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For rural hospitals, the surge of COVID patients can have deadly consequences

ARI SHAPIRO, HOST:

Rural patients across the U.S. have always needed to travel for medical care. But now, as NPR's Will Stone reports, the overwhelming crush of COVID patients is jeopardizing their access to specialized care altogether, sometimes with deadly consequences.

WILL STONE, BYLINE: The day Katie Ripley finished radiation, her father, Kai Eiselein, made sure to be there. He took the day off work from his job in Moscow, Idaho, so he could join her at the hospital. Some cancer centers have a little ritual to mark the end of treatment.

KAI EISELEIN: She came out and hit the gong with the mallet, and everybody cheers. And then we all went out to lunch (laughter). You know, it was a good day. We were all happy.

STONE: It was the summer Ripley, in her early 30s, had been through treatment for stage 4 breast cancer. She was Eiselein's only child and, like him, had gone into journalism, working for the local paper until after her two kids were born.

EISELEIN: Just a sweetheart, you know (laughter)? I don't think she had a mean bone in her body. Great mom. Outstanding writer.

STONE: Because of her cancer treatment, Ripley's immune system was more vulnerable. And in early January, she'd come down with bronchitis, which then led to pneumonia. Eventually, she was brought to Moscow's small hospital, Gritman Medical Center.

EISELEIN: She was deteriorating quickly. No beds were available anywhere. The hospital here didn't have the facilities for what she needed.

STONE: Normally, she'd be flown out quickly to a bigger hospital. Ripley needed specialized ICU-level care, including dialysis. But hospitals all over the Pacific Northwest were swamped with COVID.

EISELEIN: Then it got to a point where it was pretty clear that even if we found a bed, she probably wasn't going to make it. Kind of a tough pill to swallow. You're fighting so hard and trying so hard to save your kid's life and, you know, you fail.

STONE: After more than 20 hours in the hospital, Ripley died in Gritman's emergency department. She was 33. The hospital wouldn't comment on Ripley's case specifically, but spokesman Peter Mundt described what they're up against during this surge. Gritman has a small ICU and limited services.

PETER MUNDT: We have to have a system that allows us to move patients from hospital to hospital. And some days that has been extremely stressed and extremely strained.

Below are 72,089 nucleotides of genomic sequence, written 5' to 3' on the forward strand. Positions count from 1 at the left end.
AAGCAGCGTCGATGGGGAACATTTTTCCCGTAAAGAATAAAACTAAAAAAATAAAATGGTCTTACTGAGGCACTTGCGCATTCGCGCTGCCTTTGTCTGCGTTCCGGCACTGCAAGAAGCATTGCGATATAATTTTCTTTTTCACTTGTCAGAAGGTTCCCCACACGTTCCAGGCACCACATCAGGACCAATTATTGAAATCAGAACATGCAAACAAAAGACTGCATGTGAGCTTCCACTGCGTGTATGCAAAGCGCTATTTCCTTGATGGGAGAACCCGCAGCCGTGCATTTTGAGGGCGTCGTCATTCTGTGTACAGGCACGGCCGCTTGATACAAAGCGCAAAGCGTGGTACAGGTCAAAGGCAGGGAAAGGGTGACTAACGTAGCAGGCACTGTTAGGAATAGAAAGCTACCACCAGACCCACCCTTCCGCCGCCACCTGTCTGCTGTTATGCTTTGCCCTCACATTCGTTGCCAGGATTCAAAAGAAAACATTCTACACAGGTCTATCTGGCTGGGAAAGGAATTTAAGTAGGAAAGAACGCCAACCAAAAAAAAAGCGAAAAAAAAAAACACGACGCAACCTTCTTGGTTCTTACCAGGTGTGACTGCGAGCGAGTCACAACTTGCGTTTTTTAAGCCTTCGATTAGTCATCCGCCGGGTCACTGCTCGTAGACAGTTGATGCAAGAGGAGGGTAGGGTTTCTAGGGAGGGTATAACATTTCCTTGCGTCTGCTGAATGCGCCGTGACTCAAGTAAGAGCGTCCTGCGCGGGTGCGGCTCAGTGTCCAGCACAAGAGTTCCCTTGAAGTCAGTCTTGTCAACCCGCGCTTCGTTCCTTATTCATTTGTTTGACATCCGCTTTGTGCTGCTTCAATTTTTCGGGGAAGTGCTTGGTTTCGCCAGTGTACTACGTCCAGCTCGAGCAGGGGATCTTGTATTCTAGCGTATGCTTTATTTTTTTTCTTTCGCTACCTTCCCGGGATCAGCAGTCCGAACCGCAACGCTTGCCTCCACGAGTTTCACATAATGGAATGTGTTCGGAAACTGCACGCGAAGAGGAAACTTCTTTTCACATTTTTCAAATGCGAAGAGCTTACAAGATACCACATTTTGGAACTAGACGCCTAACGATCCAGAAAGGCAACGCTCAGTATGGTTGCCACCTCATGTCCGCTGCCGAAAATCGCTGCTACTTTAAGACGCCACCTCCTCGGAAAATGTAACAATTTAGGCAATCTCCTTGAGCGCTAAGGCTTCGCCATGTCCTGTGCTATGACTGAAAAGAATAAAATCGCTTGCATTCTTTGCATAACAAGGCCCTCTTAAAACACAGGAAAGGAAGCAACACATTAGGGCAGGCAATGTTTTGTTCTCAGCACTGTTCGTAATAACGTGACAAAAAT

STONE: This affects all kinds of patients, whether they have a heart attack or a life-threatening infection. Mundt says they've called hospitals in Montana, Oregon, Washington, Colorado.

MUNDT: Our nurses and our health supervisors working phones like it's a commodity trading floor - multiple phone lines running, multiple computer screens up.

STONE: Gritman's situation is far from unique in rural America. Dr. Lesley Ogden oversees two rural hospitals in Oregon run by Samaritan Health Services.

LESLEY OGDEN: Those are the nail-biters. Can you find a place for these people to go before their condition harms them, you know, to the point of sort of no return?

STONE: At times, Ogden says they've had to go way outside of their comfort zone, doing surgeries they'd normally never do because there was simply no other choice.

OGDEN: If that means two surgeons coming together to do a job that normally takes one, can we just get everybody to pull together and save this patient?

STONE: But there aren't always workarounds. Back at Gritman hospital, Mari Timlin, the chief nursing officer, says it's heartbreaking for health care workers to have a critically ill patient stuck, waiting for something like dialysis.

MARI TIMLIN: It does create moral distress that they feel we're not giving the exceptional care that any patient requires.

STONE: Kai Eiselein says who knows if his daughter Katie would have ultimately survived if she had been transferred out of Gritman?

EISELEIN: But she never even had the chance. That's - you know, that's the thing that gets me - is she never got the chance.

STONE: And in the second sentence of her death notice, Eiselein made it very clear why that was the case, writing, quote, "there were no beds available thanks to unvaccinated COVID-19 patients," unquote. In fact, the latest data bears this out. Unvaccinated adults are 16 times more likely to be hospitalized than those who are vaccinated.

EISELEIN: This is the best way I can honor my daughter's life - is to get that message out there to get vaccinated, not just for you. But other people are being affected as well. I'm sure that my daughter isn't the only one.

STONE: But she's one of the few whose name we actually know.

Will Stone, NPR News.

(SOUNDBITE OF MICA LEVI'S "BLUE S***") Transcript provided by NPR, Copyright NPR.